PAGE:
Kickboxing is another significant option to get your heart pumping and lungs working hard.  The drills of kicking, punching, and moving at a fast-pace can be an intense work out.  This combative and aerobic sport developed over a period from the 1950s-1970s with Japanese martial artists.  The movements burn calories, can strengthen the cardiovascular system, and can be good for the mind, body, and soul.  Overall, kickboxing can be an excellent activity for individuals that like variety, are looking to increase stamina, reduce stress, strengthen the core, and learn self-defense.  As kickboxing involves high-impact drills, work with a professional and speak with your doctor before joining any classes.

Join with your family and friends today.  Find a locale to work out that gets you inspired.  Then return here and share your progress, tips, and what you learned.  Please remember all information is of a general nature and is furnished only for education.  See a doctor or medical professional for your own personal fitness advice.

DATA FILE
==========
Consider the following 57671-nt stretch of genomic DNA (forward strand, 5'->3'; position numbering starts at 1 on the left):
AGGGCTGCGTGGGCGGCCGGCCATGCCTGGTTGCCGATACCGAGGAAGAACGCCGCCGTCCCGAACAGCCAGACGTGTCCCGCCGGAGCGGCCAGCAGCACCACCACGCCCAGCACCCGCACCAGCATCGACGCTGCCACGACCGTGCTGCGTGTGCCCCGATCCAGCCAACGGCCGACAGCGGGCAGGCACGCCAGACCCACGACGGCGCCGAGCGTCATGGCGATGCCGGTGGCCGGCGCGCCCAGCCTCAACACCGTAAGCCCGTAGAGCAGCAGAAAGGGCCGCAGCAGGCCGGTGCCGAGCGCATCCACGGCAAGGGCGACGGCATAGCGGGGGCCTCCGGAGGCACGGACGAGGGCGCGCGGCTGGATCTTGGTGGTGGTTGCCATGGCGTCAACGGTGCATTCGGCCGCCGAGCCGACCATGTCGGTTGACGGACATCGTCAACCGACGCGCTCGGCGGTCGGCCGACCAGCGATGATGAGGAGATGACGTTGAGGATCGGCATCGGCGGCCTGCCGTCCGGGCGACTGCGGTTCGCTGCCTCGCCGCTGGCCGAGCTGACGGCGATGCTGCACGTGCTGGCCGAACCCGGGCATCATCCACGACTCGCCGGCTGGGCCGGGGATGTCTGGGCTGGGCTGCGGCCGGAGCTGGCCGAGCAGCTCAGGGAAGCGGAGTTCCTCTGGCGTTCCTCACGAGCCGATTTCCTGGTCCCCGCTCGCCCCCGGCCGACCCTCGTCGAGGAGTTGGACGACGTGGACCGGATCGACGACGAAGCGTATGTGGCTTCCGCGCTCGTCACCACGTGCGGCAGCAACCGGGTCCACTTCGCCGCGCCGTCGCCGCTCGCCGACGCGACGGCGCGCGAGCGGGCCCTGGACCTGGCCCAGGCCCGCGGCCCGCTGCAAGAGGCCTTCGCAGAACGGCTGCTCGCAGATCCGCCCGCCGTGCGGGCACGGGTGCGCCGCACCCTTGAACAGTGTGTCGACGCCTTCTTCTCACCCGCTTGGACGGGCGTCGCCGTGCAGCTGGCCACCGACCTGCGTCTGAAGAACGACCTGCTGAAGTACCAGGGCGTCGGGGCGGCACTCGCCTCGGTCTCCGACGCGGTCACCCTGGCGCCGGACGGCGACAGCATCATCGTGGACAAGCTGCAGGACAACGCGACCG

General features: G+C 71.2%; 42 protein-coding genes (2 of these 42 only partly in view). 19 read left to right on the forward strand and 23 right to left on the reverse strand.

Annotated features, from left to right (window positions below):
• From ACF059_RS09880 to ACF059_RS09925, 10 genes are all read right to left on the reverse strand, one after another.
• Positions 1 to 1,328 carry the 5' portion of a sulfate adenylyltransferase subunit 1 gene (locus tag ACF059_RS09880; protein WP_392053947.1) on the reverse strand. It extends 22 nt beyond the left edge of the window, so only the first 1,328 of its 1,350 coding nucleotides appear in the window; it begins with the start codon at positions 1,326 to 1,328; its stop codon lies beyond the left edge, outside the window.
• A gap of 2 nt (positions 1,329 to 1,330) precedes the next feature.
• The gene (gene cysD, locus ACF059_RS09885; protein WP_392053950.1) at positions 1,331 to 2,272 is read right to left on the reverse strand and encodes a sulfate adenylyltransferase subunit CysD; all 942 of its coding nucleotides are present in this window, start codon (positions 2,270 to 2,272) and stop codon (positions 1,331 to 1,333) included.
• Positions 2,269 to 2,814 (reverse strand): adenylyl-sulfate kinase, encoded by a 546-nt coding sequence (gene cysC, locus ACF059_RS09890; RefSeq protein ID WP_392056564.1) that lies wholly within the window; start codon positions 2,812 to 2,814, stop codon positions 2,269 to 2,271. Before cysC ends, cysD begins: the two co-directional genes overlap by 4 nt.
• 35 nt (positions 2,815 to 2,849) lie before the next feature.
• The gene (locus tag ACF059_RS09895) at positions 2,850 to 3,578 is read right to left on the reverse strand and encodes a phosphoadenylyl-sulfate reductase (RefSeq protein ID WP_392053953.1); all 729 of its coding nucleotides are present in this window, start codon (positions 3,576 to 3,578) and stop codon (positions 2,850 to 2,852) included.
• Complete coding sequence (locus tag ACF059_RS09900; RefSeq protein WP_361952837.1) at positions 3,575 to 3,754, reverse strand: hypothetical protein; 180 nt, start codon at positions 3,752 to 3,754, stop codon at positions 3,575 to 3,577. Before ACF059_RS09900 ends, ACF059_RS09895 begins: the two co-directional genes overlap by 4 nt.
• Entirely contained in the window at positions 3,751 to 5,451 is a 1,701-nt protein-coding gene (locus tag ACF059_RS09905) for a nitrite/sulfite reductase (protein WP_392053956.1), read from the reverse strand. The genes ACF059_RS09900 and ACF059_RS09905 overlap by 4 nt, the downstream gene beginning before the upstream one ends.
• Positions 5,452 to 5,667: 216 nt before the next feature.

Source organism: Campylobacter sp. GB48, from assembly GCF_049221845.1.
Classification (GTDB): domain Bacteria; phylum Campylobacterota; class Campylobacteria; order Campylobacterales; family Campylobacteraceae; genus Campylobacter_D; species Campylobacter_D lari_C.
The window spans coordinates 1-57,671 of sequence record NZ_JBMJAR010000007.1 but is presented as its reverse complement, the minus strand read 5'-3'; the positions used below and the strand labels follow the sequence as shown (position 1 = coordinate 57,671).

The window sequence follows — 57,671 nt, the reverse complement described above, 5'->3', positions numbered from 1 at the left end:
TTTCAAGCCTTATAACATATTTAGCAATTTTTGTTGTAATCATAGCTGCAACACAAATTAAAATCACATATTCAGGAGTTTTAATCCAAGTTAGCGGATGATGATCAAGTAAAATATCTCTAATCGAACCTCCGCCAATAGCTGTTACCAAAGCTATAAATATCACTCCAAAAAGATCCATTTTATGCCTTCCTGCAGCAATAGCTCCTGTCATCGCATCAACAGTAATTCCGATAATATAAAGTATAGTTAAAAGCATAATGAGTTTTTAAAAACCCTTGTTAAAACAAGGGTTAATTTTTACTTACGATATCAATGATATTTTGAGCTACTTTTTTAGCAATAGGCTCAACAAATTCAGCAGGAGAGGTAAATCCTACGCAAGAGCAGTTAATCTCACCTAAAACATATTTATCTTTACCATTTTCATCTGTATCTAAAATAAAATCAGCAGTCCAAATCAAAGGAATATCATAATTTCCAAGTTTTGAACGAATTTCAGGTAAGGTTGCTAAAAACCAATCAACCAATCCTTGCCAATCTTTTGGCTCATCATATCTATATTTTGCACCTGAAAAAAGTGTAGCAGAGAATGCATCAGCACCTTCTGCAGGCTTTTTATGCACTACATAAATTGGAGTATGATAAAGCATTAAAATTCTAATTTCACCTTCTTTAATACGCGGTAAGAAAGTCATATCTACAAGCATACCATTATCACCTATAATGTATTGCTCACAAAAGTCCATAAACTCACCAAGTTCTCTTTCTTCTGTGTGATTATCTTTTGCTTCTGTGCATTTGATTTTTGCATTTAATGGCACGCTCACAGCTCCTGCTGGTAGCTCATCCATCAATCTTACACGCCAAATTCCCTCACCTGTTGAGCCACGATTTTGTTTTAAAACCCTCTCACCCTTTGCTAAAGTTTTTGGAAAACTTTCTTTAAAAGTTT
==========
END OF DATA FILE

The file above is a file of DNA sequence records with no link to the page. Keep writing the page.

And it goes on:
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Note: All information is of a general nature and is furnished only for education.  See a doctor or medical professional for your own personal fitness advice.  Use of this information is at your own risk in regard to any losses, liabilities, injuries or damages resulting from any and all claims.

Credits:  drweil.com/drw/u/ART03528/Always-Hungry-David-Ludwig.html, Image courtesy of [lkunl] at FreeDigitalPhotos.net, Image courtesy of [stockimages] at FreeDigitalPhotos.net, Image courtesy of [photostock] at FreeDigitalPhotos.net